Parameters Variation: Model Customization and Sensitivity Analyses | PLAXIS Blog

June 30th, 2021

A well-known engineering challenge in the framework of finite element (FE) analysis-based design is the large number of input factors involved in geotechnical computational models. There is always a significant amount of uncertainties associated with the properties of geomaterials, being naturally highly heterogeneous materials. In the context of model calibration and validation, conducting a sensitivity analysis is very important. This can determine the key factors which govern the system and efficiently characterize the geotechnical variability for any considered design problem.

Powerful mechanisms for the consideration of parameter variation are also very interesting for speeding up FE model creation and automating results in post-processing. These are also quite useful in reducing model definition for specific types of engineering problems (excavation wall of a specific type under simple ground conditions, simple tunnel shape in uniform rock mass, etc.) to a limited number of parameters that can be inputted in a text file or Microsoft Excel spreadsheet without expert knowledge of the PLAXIS user interface and different modeling techniques and FE know-how.

The sensitivity analysis and parameter variation tool in PLAXIS

A sensitivity analysis determines how different values of an independent variable affect a particular dependent variable under a given set of assumptions. In other words, sensitivity analyses study how various sources of uncertainty in a mathematical model contribute to the model’s overall uncertainty.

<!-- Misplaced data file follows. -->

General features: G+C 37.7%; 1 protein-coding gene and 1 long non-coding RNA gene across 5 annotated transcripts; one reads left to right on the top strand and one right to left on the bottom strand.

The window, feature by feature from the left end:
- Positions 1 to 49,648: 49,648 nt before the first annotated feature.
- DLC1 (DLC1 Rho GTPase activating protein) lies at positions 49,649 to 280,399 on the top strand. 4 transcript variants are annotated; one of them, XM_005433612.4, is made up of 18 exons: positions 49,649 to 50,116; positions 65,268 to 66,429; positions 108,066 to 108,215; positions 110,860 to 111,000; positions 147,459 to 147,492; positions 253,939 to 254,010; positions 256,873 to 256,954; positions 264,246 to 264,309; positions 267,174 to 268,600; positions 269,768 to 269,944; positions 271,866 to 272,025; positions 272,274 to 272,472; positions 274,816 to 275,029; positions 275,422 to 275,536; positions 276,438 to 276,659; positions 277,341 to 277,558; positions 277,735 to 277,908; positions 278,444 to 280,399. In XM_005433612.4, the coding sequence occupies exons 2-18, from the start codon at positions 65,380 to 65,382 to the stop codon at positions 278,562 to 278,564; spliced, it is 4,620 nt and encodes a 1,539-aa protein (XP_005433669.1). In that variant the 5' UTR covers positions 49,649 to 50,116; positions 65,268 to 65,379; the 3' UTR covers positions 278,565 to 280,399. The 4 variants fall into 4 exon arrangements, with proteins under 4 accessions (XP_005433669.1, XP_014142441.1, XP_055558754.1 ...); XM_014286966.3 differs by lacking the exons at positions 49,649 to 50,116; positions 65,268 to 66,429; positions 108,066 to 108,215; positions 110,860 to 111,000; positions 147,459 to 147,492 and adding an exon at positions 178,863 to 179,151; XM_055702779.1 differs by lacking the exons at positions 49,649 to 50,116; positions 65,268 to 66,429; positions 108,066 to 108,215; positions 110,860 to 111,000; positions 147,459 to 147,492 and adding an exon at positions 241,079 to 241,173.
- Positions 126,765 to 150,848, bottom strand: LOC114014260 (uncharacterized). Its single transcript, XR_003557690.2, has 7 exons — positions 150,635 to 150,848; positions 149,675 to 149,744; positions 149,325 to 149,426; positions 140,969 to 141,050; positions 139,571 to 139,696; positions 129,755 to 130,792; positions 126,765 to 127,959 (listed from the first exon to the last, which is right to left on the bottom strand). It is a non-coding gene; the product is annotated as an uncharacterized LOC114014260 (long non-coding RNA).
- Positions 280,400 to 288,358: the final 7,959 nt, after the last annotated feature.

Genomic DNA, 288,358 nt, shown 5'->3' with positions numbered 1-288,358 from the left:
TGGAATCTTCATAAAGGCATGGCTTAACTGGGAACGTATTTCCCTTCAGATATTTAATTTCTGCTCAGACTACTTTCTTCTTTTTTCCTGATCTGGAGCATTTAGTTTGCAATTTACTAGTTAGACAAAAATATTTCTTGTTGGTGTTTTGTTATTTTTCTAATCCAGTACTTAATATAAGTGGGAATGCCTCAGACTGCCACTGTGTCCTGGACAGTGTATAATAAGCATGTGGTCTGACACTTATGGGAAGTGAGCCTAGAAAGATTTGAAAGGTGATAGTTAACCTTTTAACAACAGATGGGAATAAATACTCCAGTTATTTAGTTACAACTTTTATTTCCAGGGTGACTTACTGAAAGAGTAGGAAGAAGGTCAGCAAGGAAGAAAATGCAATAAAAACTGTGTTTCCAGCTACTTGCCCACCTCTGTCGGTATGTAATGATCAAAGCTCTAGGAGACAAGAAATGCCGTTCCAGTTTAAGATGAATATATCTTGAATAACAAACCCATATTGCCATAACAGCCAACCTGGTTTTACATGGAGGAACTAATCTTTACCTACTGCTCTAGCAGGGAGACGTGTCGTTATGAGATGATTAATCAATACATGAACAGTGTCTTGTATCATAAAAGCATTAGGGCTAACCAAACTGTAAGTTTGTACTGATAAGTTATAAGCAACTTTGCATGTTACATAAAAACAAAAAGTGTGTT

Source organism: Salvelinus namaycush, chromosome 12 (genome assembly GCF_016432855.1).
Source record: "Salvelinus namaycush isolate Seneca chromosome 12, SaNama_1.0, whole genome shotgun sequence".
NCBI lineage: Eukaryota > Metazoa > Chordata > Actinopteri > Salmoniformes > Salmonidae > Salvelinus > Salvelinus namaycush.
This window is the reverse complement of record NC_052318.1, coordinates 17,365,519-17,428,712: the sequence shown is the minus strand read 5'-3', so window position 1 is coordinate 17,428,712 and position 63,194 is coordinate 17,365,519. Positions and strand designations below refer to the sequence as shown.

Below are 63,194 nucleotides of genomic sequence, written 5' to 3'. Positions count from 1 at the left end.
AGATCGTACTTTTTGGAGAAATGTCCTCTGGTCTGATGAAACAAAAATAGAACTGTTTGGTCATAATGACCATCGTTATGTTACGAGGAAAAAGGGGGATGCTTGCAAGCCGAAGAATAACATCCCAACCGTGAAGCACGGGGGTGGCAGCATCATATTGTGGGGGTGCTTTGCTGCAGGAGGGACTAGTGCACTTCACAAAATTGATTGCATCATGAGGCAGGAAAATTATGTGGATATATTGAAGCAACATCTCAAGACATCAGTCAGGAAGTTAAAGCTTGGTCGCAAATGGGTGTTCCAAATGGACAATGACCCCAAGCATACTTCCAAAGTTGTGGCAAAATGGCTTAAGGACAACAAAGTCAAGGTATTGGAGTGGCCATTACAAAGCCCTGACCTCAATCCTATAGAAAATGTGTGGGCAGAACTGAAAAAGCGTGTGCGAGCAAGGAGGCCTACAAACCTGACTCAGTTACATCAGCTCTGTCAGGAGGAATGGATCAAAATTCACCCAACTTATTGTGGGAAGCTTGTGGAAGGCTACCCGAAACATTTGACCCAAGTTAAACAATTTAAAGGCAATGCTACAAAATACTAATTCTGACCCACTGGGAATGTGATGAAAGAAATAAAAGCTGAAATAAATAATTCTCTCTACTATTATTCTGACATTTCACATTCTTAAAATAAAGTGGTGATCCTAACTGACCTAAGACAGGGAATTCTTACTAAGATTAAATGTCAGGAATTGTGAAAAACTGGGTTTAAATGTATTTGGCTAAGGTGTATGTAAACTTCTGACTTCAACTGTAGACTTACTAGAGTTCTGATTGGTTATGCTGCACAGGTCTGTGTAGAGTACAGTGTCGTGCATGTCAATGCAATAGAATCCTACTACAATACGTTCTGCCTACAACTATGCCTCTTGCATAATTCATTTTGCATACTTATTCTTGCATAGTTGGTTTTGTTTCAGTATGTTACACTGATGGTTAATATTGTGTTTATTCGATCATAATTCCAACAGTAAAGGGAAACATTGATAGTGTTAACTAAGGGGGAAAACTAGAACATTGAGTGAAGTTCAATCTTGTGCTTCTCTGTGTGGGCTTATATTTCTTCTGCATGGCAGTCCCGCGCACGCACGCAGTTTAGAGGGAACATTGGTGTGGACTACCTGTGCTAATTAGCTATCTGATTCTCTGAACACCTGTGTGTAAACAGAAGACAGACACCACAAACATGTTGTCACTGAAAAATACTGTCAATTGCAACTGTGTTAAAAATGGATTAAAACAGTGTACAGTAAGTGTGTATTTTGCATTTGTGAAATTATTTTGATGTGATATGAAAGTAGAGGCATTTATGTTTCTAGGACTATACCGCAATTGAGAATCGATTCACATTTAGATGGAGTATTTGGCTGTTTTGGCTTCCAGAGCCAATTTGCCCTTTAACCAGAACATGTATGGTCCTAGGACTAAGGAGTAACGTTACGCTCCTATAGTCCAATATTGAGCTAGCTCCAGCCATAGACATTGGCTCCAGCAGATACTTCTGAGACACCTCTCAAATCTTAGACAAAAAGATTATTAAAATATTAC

The Sensitivity Analysis and Parameter Variation tool (see Figure 1) can be used to evaluate the influence of model parameters on calculation results for any particular PLAXIS FE model:

  • The Select Parameters tab sheet will first provide information about all the parameters that can be changed to perform the sensitivity analysis. Available parameters include most model parameters of the data sets for soil and interfaces, as well as parameters of the data sets of structural elements, if applicable.
  • The Sensitivity Analysis tab sheet then enables you to add one or more criteria, on the basis of which the sensitivity score will be calculated. This criteria can be:
    • A nodal displacement of a particular point in the geometry
    • A stress or strain values at a specific integration point in the soil mass
    • A calculated global quantity (safety factor at the end of a safety analysis, for instance)
  • The Parameter Variation tab sheet enables you to calculate the upper- and lower-bound results of all combinations of upper-and lower-bound values of the parameters considered in the Parameter Variation Analysis. For N parameters, 2N variations will be calculated. The number of calculations required for a Parameter Variation analysis is significantly larger than the number of calculations required for a Sensitivity Analysis involving the same number of parameters. Therefore, it is recommended to first perform a Sensitivity Analysis to evaluate which parameters have a major influence on the results, and then perform a Parameter Variation Analysis (with a reduced number of parameters compared to the Sensitivity Analysis).
Figure 1: Sensitivity analysis and parameters variation tool

PLAXIS command line: Model definition and parameter variation made easy